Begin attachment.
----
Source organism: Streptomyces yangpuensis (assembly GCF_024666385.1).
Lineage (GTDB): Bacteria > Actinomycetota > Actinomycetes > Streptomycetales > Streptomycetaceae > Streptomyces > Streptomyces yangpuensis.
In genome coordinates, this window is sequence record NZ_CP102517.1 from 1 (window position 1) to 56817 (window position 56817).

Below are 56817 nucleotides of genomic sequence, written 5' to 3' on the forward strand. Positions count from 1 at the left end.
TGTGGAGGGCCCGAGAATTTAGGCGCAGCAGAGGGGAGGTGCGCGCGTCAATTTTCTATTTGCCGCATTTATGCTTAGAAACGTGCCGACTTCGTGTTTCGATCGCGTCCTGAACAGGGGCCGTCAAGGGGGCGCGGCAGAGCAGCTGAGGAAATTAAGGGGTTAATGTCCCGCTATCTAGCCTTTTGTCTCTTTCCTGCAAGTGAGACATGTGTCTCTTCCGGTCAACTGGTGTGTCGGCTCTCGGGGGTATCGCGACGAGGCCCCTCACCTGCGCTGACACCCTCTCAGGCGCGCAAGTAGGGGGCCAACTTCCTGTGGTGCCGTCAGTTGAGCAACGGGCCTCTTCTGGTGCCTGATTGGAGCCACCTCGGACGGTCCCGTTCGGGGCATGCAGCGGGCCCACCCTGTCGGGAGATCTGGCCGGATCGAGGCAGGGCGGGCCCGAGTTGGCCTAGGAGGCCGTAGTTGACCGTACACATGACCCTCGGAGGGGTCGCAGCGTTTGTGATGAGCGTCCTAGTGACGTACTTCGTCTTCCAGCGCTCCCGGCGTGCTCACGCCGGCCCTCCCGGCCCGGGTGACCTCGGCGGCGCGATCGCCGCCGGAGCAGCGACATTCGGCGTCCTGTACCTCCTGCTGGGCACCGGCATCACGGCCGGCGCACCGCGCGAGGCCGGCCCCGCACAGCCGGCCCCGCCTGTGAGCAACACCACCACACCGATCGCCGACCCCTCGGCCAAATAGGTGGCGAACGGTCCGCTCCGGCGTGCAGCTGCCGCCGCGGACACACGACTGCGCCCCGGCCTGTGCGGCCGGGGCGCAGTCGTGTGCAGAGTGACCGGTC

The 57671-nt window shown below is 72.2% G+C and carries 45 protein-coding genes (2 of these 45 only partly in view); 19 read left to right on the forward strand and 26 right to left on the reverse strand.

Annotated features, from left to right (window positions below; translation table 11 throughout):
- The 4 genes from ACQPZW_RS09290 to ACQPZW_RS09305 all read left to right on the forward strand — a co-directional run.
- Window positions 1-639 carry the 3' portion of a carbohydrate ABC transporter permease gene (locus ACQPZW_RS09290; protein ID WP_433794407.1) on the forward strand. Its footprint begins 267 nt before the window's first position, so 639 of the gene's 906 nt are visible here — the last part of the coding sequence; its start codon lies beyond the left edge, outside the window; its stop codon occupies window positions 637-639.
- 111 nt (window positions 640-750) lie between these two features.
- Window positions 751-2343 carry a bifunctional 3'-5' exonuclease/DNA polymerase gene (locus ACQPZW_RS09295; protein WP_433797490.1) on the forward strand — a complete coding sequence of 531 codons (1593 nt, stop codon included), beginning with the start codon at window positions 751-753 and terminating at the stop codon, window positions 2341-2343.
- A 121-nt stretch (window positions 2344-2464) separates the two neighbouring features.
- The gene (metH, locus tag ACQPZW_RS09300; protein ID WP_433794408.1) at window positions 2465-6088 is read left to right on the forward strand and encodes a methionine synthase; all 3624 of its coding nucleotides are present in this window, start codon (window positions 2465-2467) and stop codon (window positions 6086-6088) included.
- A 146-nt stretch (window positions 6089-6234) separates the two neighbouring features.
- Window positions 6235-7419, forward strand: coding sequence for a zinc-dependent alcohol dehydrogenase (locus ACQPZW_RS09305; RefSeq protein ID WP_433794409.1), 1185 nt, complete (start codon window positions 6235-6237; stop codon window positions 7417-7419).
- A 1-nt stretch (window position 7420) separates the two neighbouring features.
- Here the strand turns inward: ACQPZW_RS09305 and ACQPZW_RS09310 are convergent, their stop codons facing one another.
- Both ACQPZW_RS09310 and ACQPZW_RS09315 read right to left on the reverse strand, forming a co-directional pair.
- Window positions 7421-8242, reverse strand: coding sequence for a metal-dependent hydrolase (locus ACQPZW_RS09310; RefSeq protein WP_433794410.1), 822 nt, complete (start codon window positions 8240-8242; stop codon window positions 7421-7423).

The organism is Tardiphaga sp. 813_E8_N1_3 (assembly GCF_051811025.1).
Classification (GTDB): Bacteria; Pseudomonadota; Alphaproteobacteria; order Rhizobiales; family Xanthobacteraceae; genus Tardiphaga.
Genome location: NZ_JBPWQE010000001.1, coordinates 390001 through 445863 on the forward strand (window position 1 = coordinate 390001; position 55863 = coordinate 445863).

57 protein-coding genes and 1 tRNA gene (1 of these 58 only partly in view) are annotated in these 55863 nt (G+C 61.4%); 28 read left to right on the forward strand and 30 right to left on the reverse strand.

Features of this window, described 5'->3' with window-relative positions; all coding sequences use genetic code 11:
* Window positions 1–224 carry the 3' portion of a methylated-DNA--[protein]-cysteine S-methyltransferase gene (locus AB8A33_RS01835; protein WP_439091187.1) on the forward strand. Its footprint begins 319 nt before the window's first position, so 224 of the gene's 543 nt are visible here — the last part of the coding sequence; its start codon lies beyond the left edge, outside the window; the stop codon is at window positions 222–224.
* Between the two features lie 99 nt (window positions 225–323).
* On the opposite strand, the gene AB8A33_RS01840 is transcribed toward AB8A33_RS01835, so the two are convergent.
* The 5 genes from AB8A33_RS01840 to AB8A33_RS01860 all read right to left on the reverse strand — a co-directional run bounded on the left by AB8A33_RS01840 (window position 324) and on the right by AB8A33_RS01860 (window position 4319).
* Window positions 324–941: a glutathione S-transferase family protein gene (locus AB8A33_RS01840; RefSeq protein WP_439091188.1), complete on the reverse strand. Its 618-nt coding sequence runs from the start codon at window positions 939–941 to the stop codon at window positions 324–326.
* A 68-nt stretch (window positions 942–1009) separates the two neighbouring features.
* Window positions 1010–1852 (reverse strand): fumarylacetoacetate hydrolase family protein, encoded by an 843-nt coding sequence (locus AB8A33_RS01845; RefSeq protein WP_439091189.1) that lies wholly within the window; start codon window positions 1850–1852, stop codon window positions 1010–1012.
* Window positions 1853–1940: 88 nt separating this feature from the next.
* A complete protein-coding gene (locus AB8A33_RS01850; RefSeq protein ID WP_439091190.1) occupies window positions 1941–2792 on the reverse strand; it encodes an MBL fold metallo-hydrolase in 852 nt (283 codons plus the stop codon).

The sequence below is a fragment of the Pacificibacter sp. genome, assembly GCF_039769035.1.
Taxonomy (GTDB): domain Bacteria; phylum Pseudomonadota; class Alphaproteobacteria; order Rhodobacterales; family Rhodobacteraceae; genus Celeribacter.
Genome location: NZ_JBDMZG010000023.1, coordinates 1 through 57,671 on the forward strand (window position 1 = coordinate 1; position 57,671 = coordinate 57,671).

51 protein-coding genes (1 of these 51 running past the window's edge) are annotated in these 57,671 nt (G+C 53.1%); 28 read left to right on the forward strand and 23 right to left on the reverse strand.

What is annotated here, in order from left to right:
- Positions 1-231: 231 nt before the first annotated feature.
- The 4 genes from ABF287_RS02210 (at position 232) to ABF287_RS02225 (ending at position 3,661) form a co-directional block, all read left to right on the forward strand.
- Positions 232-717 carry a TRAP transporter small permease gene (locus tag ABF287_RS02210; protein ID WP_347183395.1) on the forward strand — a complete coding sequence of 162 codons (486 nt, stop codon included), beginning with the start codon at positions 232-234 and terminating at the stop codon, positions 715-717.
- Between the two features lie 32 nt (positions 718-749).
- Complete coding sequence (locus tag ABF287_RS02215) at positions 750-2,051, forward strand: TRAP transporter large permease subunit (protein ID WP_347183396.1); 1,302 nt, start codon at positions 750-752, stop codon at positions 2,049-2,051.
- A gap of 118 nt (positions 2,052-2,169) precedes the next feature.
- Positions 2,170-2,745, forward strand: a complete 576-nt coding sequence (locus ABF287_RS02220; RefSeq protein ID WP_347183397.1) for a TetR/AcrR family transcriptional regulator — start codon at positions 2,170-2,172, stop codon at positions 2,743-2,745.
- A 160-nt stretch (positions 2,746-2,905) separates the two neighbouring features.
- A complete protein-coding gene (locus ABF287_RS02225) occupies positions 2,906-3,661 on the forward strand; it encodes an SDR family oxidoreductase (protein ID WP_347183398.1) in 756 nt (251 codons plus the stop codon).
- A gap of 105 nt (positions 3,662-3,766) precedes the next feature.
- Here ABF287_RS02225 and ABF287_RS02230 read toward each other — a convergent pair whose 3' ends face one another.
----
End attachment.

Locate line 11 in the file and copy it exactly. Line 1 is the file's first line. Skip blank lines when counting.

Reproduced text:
- Window positions 751-2343 carry a bifunctional 3'-5' exonuclease/DNA polymerase gene (locus ACQPZW_RS09295; protein WP_433797490.1) on the forward strand — a complete coding sequence of 531 codons (1593 nt, stop codon included), beginning with the start codon at window positions 751-753 and terminating at the stop codon, window positions 2341-2343.